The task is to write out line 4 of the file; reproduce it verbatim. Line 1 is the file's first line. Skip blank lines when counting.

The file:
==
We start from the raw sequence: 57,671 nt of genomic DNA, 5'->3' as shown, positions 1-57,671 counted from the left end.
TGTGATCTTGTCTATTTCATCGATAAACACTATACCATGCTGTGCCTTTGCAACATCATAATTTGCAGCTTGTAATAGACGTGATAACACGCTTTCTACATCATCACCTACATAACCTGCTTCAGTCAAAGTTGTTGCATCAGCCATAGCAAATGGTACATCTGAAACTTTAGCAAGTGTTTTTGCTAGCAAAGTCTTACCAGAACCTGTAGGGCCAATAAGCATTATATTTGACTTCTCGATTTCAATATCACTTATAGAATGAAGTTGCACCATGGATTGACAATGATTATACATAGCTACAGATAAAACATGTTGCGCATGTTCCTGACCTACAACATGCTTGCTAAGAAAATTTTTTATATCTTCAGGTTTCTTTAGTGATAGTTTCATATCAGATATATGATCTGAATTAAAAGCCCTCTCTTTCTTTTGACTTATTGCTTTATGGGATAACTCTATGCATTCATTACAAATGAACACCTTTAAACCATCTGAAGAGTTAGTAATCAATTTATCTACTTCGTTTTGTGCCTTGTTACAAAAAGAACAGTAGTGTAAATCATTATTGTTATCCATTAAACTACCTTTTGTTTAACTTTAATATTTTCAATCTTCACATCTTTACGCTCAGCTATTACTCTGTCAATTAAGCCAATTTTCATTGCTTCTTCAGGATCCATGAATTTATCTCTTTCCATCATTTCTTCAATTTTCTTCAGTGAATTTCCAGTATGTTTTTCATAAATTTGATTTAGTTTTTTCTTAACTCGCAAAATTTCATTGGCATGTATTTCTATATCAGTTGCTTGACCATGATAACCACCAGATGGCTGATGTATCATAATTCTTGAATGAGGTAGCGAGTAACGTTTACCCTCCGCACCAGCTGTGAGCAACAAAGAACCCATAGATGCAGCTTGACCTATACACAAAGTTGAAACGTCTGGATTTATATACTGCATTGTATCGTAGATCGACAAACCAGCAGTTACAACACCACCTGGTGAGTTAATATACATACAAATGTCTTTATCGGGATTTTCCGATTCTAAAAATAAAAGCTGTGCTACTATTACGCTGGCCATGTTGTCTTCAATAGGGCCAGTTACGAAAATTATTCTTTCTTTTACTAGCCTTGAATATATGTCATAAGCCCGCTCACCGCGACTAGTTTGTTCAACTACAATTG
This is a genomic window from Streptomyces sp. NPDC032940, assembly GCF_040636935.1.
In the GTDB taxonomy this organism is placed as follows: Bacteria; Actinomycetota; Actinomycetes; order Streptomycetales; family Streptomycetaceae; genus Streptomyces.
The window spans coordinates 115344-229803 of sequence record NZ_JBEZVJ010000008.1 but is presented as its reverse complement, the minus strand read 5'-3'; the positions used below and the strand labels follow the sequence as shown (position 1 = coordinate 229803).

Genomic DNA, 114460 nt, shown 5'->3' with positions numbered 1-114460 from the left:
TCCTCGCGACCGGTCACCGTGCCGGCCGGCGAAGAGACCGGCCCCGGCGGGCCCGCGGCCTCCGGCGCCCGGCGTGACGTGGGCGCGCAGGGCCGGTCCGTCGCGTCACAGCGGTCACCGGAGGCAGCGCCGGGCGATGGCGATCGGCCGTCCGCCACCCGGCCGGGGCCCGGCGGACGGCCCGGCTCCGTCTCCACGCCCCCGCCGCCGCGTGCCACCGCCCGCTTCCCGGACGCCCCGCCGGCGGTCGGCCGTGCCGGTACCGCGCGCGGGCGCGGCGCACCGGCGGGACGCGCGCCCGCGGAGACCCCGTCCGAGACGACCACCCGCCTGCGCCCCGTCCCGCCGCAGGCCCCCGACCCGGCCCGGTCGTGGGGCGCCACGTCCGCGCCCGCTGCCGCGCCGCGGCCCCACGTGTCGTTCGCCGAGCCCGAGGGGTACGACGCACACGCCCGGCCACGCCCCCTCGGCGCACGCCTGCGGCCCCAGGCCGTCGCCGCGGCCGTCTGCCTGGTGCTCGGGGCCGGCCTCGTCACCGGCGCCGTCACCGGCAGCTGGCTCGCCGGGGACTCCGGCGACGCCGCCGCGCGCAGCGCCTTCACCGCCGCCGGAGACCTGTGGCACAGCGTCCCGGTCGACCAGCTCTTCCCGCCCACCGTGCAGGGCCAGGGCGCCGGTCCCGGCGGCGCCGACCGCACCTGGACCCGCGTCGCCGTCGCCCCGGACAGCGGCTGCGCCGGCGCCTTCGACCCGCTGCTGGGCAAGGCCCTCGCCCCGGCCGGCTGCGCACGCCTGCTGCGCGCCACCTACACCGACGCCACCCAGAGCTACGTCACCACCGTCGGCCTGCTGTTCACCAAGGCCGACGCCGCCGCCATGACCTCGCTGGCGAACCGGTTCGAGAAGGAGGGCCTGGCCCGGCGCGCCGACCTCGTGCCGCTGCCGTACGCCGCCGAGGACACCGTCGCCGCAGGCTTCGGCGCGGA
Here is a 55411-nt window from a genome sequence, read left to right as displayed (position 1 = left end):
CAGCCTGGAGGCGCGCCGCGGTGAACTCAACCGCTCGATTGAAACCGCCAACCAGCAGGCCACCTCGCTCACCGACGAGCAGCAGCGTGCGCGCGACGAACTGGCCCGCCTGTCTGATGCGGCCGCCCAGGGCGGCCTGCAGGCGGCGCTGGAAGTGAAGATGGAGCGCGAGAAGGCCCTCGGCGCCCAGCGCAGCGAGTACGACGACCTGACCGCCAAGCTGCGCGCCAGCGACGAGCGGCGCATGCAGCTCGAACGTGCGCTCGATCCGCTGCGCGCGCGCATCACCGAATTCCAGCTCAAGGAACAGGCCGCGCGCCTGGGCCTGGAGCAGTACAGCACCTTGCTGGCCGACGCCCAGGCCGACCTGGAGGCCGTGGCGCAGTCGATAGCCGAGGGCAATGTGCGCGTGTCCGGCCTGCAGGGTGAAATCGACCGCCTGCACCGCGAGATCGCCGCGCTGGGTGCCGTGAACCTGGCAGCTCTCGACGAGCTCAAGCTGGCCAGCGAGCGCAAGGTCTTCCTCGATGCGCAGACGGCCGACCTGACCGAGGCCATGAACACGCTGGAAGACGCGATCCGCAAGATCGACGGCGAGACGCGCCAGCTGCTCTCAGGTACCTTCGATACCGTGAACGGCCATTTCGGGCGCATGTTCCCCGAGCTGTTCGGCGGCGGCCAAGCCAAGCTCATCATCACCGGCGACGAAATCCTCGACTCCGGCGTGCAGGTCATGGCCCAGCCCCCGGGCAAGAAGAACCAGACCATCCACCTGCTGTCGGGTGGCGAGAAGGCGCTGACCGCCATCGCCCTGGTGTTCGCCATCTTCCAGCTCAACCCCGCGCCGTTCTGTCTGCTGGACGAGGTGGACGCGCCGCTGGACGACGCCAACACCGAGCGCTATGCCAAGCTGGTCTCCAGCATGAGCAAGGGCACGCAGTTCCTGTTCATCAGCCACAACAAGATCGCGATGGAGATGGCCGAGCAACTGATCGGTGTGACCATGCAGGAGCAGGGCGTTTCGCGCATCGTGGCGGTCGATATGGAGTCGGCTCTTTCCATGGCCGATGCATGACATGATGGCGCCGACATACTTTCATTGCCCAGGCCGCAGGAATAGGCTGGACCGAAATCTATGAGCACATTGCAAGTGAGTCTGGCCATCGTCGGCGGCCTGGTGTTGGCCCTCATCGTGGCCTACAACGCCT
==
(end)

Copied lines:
In the GTDB taxonomy this organism is placed as follows: Bacteria; Actinomycetota; Actinomycetes; order Streptomycetales; family Streptomycetaceae; genus Streptomyces.